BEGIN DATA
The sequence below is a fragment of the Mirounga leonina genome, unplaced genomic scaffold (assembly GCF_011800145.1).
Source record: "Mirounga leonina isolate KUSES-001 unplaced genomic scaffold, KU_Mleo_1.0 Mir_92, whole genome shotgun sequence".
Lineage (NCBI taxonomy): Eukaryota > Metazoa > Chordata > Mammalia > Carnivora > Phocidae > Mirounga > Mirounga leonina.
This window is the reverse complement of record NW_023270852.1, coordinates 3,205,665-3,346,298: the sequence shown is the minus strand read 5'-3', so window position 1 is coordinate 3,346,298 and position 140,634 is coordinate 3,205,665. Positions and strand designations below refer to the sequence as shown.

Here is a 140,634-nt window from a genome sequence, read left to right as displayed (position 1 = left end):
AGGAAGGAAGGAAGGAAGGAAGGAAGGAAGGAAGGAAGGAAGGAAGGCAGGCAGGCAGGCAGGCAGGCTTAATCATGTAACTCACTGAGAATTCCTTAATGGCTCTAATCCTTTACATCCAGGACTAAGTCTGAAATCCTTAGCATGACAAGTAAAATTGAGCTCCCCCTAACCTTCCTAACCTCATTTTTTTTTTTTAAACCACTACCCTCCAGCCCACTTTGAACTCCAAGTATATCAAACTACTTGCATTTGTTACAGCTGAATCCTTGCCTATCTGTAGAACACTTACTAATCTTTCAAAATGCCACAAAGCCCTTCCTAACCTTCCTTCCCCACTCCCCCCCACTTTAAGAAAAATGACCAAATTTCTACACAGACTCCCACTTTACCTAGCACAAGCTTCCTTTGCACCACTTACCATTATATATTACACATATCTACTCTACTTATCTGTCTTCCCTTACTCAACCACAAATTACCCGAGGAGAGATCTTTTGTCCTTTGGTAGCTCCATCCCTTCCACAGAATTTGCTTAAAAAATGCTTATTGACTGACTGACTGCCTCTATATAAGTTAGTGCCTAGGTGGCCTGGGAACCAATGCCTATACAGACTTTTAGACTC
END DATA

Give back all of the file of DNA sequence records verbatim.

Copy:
The sequence below is a fragment of the Mirounga leonina genome, unplaced genomic scaffold (assembly GCF_011800145.1).
Source record: "Mirounga leonina isolate KUSES-001 unplaced genomic scaffold, KU_Mleo_1.0 Mir_92, whole genome shotgun sequence".
Lineage (NCBI taxonomy): Eukaryota > Metazoa > Chordata > Mammalia > Carnivora > Phocidae > Mirounga > Mirounga leonina.
This window is the reverse complement of record NW_023270852.1, coordinates 3,205,665-3,346,298: the sequence shown is the minus strand read 5'-3', so window position 1 is coordinate 3,346,298 and position 140,634 is coordinate 3,205,665. Positions and strand designations below refer to the sequence as shown.

Here is a 140,634-nt window from a genome sequence, read left to right as displayed (position 1 = left end):
AGGAAGGAAGGAAGGAAGGAAGGAAGGAAGGAAGGAAGGAAGGAAGGCAGGCAGGCAGGCAGGCAGGCTTAATCATGTAACTCACTGAGAATTCCTTAATGGCTCTAATCCTTTACATCCAGGACTAAGTCTGAAATCCTTAGCATGACAAGTAAAATTGAGCTCCCCCTAACCTTCCTAACCTCATTTTTTTTTTTTAAACCACTACCCTCCAGCCCACTTTGAACTCCAAGTATATCAAACTACTTGCATTTGTTACAGCTGAATCCTTGCCTATCTGTAGAACACTTACTAATCTTTCAAAATGCCACAAAGCCCTTCCTAACCTTCCTTCCCCACTCCCCCCCACTTTAAGAAAAATGACCAAATTTCTACACAGACTCCCACTTTACCTAGCACAAGCTTCCTTTGCACCACTTACCATTATATATTACACATATCTACTCTACTTATCTGTCTTCCCTTACTCAACCACAAATTACCCGAGGAGAGATCTTTTGTCCTTTGGTAGCTCCATCCCTTCCACAGAATTTGCTTAAAAAATGCTTATTGACTGACTGACTGCCTCTATATAAGTTAGTGCCTAGGTGGCCTGGGAACCAATGCCTATACAGACTTTTAGACTC